A look back at Gore Vidal
Gore Vidal said he was a once-famous novelist who was relegated to going on TV because people "seldom read anymore."
August 1st, 2012
02:13 AM ET

A look back at Gore Vidal

Gore Vidal, an eclectic author who chronicled major cultural shifts in the United States in books, essays and plays, has died at his Los Angeles home. He was 86. Here's a quick look back on his life:

* Birth date: October 3, 1925

* Birth place: West Point, New York

* Birth name: Eugene Luther Vidal, Jr.

* Parents: Eugene,aviator and educator, and Nina (Gore) Vidal

* Education: Phillips Exeter Academy, New Hampshire, 1943

* Military service: U.S. Army, July 1943 – February 1946, Warrant Officer

Other Facts:

* Grandfather T. P. Gore helped write the state constitution of Oklahoma and was one of the first senators elected to represent the state.

* Began writing under the name Gore Vidal in high school, taking Gore after his maternal grandfather.

* At different times, both Vidal and Jacqueline Kennedy Onassis were the stepchildren of Hugh Auchincloss. He was married to Nina Gore Vidal first, then to Janet Bouvier, Jackie O's mother.

* Ran for Congress twice and lost.

Career Highlights:

* 1946 – Publishes his first novel, Williwaw, written at age 19 while serving in the U.S. Army.

* 1948 – His third novel, The City and the Pillar, is one of the first American novels to feature open homosexual themes.

* 1952 – 1954 – Writes three murder mysteries under the pen name of Edgar Box.

* 1950s – Works as a screenwriter in Hollywood.

* 1960 – Runs unsuccessfully for a U.S. House seat representing New York's 29th District.

* 1970s – Founds the U.S. Peace Party with Dr. Benjamin Spock.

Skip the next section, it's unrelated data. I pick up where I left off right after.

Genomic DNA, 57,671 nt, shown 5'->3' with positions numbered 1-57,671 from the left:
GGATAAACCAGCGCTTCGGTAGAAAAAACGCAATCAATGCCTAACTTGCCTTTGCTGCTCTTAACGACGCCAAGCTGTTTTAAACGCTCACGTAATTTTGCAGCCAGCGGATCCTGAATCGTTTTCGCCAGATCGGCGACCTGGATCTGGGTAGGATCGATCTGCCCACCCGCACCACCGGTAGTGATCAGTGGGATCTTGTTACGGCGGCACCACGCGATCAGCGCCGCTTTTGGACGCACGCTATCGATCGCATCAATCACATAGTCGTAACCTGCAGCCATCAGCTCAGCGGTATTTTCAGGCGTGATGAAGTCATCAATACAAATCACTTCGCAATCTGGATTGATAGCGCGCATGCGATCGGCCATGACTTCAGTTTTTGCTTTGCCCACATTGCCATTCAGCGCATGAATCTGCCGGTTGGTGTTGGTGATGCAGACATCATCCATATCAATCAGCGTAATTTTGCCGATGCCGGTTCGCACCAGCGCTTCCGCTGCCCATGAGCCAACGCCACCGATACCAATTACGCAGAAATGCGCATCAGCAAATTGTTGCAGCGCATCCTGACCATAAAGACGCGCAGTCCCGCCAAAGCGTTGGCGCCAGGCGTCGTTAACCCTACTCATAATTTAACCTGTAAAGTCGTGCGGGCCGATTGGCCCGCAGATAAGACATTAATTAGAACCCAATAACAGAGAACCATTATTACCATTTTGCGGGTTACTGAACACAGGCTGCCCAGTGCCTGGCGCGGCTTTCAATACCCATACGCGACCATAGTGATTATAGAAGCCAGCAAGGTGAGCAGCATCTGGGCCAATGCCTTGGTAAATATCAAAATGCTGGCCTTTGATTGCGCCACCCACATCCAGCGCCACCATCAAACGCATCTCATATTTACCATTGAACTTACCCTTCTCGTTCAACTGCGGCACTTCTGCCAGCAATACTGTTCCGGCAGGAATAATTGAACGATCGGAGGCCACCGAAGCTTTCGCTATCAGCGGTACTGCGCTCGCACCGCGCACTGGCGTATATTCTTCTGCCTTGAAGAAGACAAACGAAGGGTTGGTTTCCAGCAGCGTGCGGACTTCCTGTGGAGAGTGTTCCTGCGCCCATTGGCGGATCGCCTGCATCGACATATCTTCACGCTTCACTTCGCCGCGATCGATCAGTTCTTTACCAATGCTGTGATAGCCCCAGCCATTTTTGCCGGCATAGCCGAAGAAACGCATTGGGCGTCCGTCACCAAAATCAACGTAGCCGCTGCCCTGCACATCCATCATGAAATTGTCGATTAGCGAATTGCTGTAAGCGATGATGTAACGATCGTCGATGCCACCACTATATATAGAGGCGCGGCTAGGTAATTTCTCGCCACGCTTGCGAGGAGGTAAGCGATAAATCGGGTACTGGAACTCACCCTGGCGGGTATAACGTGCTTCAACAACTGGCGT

* 1982 – Loses the race for U.S. Senate in California.

* 1986 – Emmy nomination Outstanding Writing in a Miniseries or a Special for Dress Gray

* 1993 – Wins the National Book Award for United States: Essays, 1952-1992.

* 1995 – Publishes his memoir, Palimpsest. A palimpsest is "a manuscript, usually on papyrus or parchment, which has been written on more than once, with the previous writing incompletely erased." (American Heritage Dictionary)

* 2001 – After the September 11th attacks, Vidal writes an essay for Vanity Fair, reflecting on the tragedy. However, the magazine declines to publish it.

* 2002 – His book, Perpetual War for Perpetual Peace: How We Got to Be So Hated takes the position that the Oklahoma City bombing and the September 11 terrorist attacks were provoked by "our government's reckless assaults upon other societies."

* July 2004 – Joins the Board of Advisors of the Modern Institute of Letters.

* November 9, 2005 – Wins the PEN USA Lifetime Achievement Award.


Publications (selected):

Williwaw, 1946

In a Yellow Wood, 1947

The City and the Pillar, 1948

The Season of Comfort, 1949

Death in the Fifth Position, 1952 as Edgar Box

Death Before Bedtime, 1953 as Edgar Box

Death Likes It Hot, 1954 as Edgar Box

Messiah, 1954

A Thirsty Evil, 1956,

Julian, 1964

Washington DC, 1967

Pink Triangle and Yellow Star and Other Essays, 1982

Duluth, 1983

Empire, 1987

Hollywood, 1990

A View from the Diner's Club, 1991

United States: Essays, 1952-1992, 1993

Palimpsest: A Memoir, 1996

Sexually Speaking: Collected Sex Writings, 1999

The Golden Age, 2000

Perpetual War for Perpetual Peace: How We Got to Be So Hated, 2002,

Creation: A Novel, 2002

Dreaming War, 2002